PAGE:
Health and Wellbeing at Work: day two roundup

The Health and Wellbeing at Work event is back for its 17th year at Birmingham’s NEC. Here, HR magazine provides a roundup of some of the key takeaways from day two.

HR is unhappy

Sage’s 2022 report, The changing face of HR, found 62% of HR professionals globally were considering leaving the profession and 80% felt burnt out.

Through its own research, the CIPD has also recognised more consideration is needed for HR’s mental health.

HR professionals concerned about their own wellbeing are often advised to ‘put their own oxygen mask on first’ so they can support and lead organisations through challenge.

But Beth Samson, people director at Investors in People, argued it’s time to challenge this analogy.

“Are we saying that our workplace is like a plane that’s depressurising? That's a problem,” she said.

“Also, are we only going to put our own oxygen mask on so we can look after other people? I think we should be putting it on if we have to because we need to look after ourselves.”

Samson’s practical suggestions for HR leaders seeking to protect their own mental health included:

  • Boundary setting - both with available hours and the nature of issues people can come to them about
  • Dedicating time to their own professional development
  • Including slots of time off to recharge during large-scale change projects


Employers need new rules for retirement

Between 1960 and 2020, the OECD estimates social and scientific advances have added an extra 10 years onto people’s life expectancy, and that is only expected to keep growing.

The problem, according to Mike Mansfield, CEO of age inclusion charity ProAge, is that though life expectancy has changed, how society prepares people for that extra 10 years of life hasn’t.

He said: “On that journey of life it's like adding 10 miles to the end of the road when we really haven't changed any of the traffic lights, traffic signal or the road bumps along the way, in terms of when we start and stop various phases of our life.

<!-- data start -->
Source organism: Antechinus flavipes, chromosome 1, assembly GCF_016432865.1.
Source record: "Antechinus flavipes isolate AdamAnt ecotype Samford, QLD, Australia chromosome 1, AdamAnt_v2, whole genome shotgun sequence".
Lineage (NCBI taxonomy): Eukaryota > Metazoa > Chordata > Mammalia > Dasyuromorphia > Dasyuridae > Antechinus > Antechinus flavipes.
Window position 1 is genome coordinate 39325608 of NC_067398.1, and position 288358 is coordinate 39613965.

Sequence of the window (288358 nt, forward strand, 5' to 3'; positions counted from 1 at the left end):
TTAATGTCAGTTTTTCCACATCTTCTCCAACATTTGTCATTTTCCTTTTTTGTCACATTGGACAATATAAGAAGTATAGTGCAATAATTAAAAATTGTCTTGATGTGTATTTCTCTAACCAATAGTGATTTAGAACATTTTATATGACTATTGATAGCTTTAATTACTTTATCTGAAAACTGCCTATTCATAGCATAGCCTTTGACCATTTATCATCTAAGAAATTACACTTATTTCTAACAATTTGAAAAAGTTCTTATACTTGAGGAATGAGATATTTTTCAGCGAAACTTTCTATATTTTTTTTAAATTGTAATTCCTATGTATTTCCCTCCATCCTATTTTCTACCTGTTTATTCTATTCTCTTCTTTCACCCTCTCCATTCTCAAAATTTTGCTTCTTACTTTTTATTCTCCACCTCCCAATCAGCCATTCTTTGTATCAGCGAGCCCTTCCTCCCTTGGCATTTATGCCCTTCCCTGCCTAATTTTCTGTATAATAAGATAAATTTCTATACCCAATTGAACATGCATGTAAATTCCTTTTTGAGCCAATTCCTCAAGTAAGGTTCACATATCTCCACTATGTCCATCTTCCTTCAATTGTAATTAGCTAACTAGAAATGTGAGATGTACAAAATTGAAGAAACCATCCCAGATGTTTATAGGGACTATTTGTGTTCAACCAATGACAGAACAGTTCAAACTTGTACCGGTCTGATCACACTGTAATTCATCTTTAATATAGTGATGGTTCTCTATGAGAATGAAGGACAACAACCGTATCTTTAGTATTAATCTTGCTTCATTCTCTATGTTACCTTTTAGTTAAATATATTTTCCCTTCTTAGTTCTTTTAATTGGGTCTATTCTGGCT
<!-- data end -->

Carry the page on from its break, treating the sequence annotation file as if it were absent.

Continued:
“Compared to 1960, we are doing an awful lot of the same things at the same point in our life - entering and leaving education entering and leaving the workforce and retiring.”

As many employees now have defined contribution pensions, rather than defined benefit schemes where employers allocate a sum for life when people leave or retire which were more common in the 1960s, the responsibility for retirement savings Mansfield said has shifted.

But, he added: “There is a role for employers to help people out. That role can be very important in in creating opportunities for people to save for their retirement but there's a very important other area where employers can make a big difference on the non-financial side.”

By encouraging employees to live a healthy lifestyle through the benefits they offer employers can help to ensure no-one has to stop working earlier than they want to.

Many people who leave work before retirement age, Mansfield said, are forced to do so due to ill health.

The other area employers can help is in skills.

He added: “We all know the job market is changing a lot. It's hard to keep up in many cases, but making sure that employees have up to date skills so that if things happen, they lose their job, that they are able to change jobs into something else or progress with their own career.”


Loss of faith is impacting inclusion

Diversity and inclusion training provider Pearn Kandola has undertaken an international study into the experiences of people with religious faith in the workforce and so far made Christian and Hindu findings available.

According to the 2021 Census, Christianity is still the most common faith in England and Wales as 46.2%, equivalent to 27.5 million people, described themselves as such.

People of Hindu faith, by comparison, represented just 1.7% of the population in 2021, around 1 million people.

Despite the disparity in popularity of these two faiths, Pearn Kandola’s research has found similarities in Christian and Hindu employee experience in the workplace.

For example, 37% of Christian employees felt comfortable discussing the religious festivals they celebrate at work. For Hindu employees, just 41% felt the same.

After Christianity, the second most common response to the Census was “No religion” amounting to 22.2 million people (37.2% of the population).

Binna Kandola, senior partner at the firm, said: “The number of people who follow no religion at all, that's going to increase over the next 10 years.

“You could argue that the people who don't follow a faith are having a greater impact in terms of the sense of inclusion they create, or the sense of exclusion they create, than we might realise.”

Click here for a roundup of day one.